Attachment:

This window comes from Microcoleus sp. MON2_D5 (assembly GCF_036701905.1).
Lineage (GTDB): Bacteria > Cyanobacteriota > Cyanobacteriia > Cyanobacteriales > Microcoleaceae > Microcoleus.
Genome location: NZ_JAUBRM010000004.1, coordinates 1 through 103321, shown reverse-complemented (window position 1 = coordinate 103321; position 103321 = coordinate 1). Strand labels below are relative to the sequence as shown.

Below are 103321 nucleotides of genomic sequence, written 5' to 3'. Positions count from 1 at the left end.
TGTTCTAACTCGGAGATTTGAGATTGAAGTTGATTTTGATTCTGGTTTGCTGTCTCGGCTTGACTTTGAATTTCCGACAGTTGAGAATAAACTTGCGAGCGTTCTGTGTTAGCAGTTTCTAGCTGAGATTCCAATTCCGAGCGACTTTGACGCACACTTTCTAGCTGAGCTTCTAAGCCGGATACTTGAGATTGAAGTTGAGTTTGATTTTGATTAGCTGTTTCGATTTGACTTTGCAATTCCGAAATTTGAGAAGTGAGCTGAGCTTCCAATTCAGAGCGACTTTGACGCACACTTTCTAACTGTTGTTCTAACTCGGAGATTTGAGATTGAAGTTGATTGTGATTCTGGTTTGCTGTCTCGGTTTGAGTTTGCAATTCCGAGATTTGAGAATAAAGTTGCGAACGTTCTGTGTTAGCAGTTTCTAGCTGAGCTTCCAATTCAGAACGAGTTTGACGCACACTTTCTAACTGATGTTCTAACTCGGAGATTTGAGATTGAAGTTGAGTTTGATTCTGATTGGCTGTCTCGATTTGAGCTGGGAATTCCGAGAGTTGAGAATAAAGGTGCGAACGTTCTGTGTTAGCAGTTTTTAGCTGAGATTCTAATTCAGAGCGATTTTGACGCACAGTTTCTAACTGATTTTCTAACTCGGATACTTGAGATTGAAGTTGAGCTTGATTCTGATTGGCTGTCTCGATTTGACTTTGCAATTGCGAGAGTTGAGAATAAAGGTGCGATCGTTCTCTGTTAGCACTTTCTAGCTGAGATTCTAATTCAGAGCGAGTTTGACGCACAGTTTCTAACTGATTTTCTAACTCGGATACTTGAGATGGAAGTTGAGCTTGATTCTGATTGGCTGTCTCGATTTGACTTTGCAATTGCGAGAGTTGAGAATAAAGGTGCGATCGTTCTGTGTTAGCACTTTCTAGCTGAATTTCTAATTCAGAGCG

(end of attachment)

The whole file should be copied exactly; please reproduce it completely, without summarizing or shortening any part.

This window comes from Microcoleus sp. MON2_D5 (assembly GCF_036701905.1).
Lineage (GTDB): Bacteria > Cyanobacteriota > Cyanobacteriia > Cyanobacteriales > Microcoleaceae > Microcoleus.
Genome location: NZ_JAUBRM010000004.1, coordinates 1 through 103321, shown reverse-complemented (window position 1 = coordinate 103321; position 103321 = coordinate 1). Strand labels below are relative to the sequence as shown.

Below are 103321 nucleotides of genomic sequence, written 5' to 3'. Positions count from 1 at the left end.
TGTTCTAACTCGGAGATTTGAGATTGAAGTTGATTTTGATTCTGGTTTGCTGTCTCGGCTTGACTTTGAATTTCCGACAGTTGAGAATAAACTTGCGAGCGTTCTGTGTTAGCAGTTTCTAGCTGAGATTCCAATTCCGAGCGACTTTGACGCACACTTTCTAGCTGAGCTTCTAAGCCGGATACTTGAGATTGAAGTTGAGTTTGATTTTGATTAGCTGTTTCGATTTGACTTTGCAATTCCGAAATTTGAGAAGTGAGCTGAGCTTCCAATTCAGAGCGACTTTGACGCACACTTTCTAACTGTTGTTCTAACTCGGAGATTTGAGATTGAAGTTGATTGTGATTCTGGTTTGCTGTCTCGGTTTGAGTTTGCAATTCCGAGATTTGAGAATAAAGTTGCGAACGTTCTGTGTTAGCAGTTTCTAGCTGAGCTTCCAATTCAGAACGAGTTTGACGCACACTTTCTAACTGATGTTCTAACTCGGAGATTTGAGATTGAAGTTGAGTTTGATTCTGATTGGCTGTCTCGATTTGAGCTGGGAATTCCGAGAGTTGAGAATAAAGGTGCGAACGTTCTGTGTTAGCAGTTTTTAGCTGAGATTCTAATTCAGAGCGATTTTGACGCACAGTTTCTAACTGATTTTCTAACTCGGATACTTGAGATTGAAGTTGAGCTTGATTCTGATTGGCTGTCTCGATTTGACTTTGCAATTGCGAGAGTTGAGAATAAAGGTGCGATCGTTCTCTGTTAGCACTTTCTAGCTGAGATTCTAATTCAGAGCGAGTTTGACGCACAGTTTCTAACTGATTTTCTAACTCGGATACTTGAGATGGAAGTTGAGCTTGATTCTGATTGGCTGTCTCGATTTGACTTTGCAATTGCGAGAGTTGAGAATAAAGGTGCGATCGTTCTGTGTTAGCACTTTCTAGCTGAATTTCTAATTCAGAGCG